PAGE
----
LG has always made weird phones. Remember when it put all the buttons on the back of the LG G2? Then there’s the leather-backed G4, and the modular G5 that let you attach different add-ons to the phone, like a camera grip. And it’s hard to forget last year’s G8, which let you turn up the volume by contorting your hand into a clawlike gesture and hovering it over the selfie camera. LG’s storied, gimmicky past, at least when it comes to phones, has always made the brand quirky and endearing.
But endearing doesn’t sell phones. LG’s market share has been on a steady decline for several years, forcing the company to now try something new and hopefully end up with a profitable mobile division. The answer? The LG Velvet, which ditches the G series’ gimmicks in favor of simple, sleek looks. However, in LG’s quest to quell the quirkiness and create a more mainstream phone, the Velvet is too bland. Outside of its suave and smooth design, you’ll be hard-pressed to find anything noteworthy.
A Fresh Coat of Paint
The Velvet doesn’t look like any other LG phone before. The rear is simple, with cameras that look like water droplets rising up from a surface.
The colors are what give this a visual edge, though—Illusion Sunset is particularly beautiful. Unfortunately, that model is available only in other parts of the world. Your color options are limited to where you buy the phone, and there’s no unlocked version in the US. I like the red from Verizon as well as the “pink white” that’s available from T-Mobile. The gray and the metallic chromelike color (my unit) from AT&T are less spectacular.
When you pick up this phone for the first time, it becomes even more clear that this is not something from the old LG. The back and front of the Velvet curve into each other, making the edge ultra-thin but not so much that it feels sharp or unpleasant. This design choice, coupled with the very narrow but long screen, makes it easy to hold. It’s still quite a big phone, but I didn’t have trouble reaching all parts of the screen, as I did with the Samsung Galaxy Note 20 Ultra.
It’s not as slippery as the last LG phone I tested, though you still might want a case for this all-glass sandwich. Instead, I’ve encountered a different issue: The screen randomly activates in my pocket, even sending a few unintelligible messages to a friend. (To avoid this, you need to make sure the screen faces outward when you stow it.)
That’s about it as far as visual differences go over the previous G series phone. You still get a tiny, centered notch on the display for the selfie camera, as well as other niceties like IP68 water resistance, NFC for contactless payments, wireless charging, and a MicroSD card slot if you need more than the included 128 gigabytes of storage.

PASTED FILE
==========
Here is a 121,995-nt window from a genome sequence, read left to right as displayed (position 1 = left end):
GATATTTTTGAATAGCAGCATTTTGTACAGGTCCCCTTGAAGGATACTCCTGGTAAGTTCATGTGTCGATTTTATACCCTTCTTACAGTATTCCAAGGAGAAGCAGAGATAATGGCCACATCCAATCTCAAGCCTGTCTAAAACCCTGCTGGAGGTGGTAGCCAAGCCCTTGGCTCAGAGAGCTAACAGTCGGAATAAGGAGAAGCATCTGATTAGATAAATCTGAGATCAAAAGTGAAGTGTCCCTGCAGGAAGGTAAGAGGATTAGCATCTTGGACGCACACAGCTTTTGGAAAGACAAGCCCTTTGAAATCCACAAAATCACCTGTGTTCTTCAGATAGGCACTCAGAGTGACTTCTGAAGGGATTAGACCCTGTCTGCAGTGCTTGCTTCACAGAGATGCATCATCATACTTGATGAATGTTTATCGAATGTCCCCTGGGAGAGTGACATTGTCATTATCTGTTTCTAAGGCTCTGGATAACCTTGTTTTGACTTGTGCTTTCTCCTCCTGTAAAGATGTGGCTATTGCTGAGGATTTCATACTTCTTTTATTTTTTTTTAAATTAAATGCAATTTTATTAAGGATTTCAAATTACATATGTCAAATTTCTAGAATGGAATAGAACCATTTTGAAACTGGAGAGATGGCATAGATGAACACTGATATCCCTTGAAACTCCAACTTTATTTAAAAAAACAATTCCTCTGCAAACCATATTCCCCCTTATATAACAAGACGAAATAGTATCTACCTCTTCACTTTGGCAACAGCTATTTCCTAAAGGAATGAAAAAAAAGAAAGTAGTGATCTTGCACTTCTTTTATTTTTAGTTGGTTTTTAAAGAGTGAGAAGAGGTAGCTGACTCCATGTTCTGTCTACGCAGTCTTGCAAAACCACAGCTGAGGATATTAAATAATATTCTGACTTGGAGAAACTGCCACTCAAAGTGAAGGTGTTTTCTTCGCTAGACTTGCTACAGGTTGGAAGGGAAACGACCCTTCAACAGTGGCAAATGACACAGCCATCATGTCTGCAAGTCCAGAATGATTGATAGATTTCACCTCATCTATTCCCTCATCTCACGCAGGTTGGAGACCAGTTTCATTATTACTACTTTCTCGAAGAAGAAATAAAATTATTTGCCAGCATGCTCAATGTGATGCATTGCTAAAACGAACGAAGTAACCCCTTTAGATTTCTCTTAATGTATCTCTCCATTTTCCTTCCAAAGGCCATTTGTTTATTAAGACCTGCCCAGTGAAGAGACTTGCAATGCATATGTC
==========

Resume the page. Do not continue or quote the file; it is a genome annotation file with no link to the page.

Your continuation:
I’m glad the headphone jack is still here, but the Quad DAC digital-to-analog converter is gone. On older LG phones, the Quad DAC allows you to play high-quality music through plug-in headphones, a feature long-appreciated by audiophiles like WIRED’s own Parker Hall. (He says “Boo,” LG.) It’s one of those features that sets LG phones apart from the field, but having a headphone jack itself is enough of a rarity these days.
Middle of the Road
The problem with the Velvet is that, while it has all the fundamentals of a good phone, it doesn’t excel at anything enough to stand out—which any phone in the $600-$700 range really should.
The 4,300-mAh battery cell sits at the top as one of my favorite features. It easily lasts a full day and then some with average use, but don’t expect two full days like some other phones. This is the battery capacity for the AT&T model, but the Verizon and T-Mobile versions come with a slightly smaller 4,000-mAh capacity. I haven’t tested those models, but they should still last a full day.
The 6.8-inch OLED screen is nice too; the bezels (edges) are super-slim, the resolution is sharp, and the display itself is colorful. Anything you watch looks vivd and crisp. It could stand to be brighter outdoors though, and I do wish LG added a screen refresh rate option faster than 60 Hz, which would smooth out scrolling and fast-moving graphics and add extra polish to the user experience. Refresh rates of 90 Hz or higher are commonplace on other midrange and flagship phones.
What’s really problematic, however, is the performance. It’s not bad—it ran all my games and apps just fine—but I expected more from the Qualcomm Snapdragon 765G processor inside. It’s the same chip that powers the OnePlus Nord, but unlike on OnePlus’ phone (which costs a good deal less), small stutters are commonplace on the Velvet. Don’t expect the performance to be as smooth as the phone’s name suggests.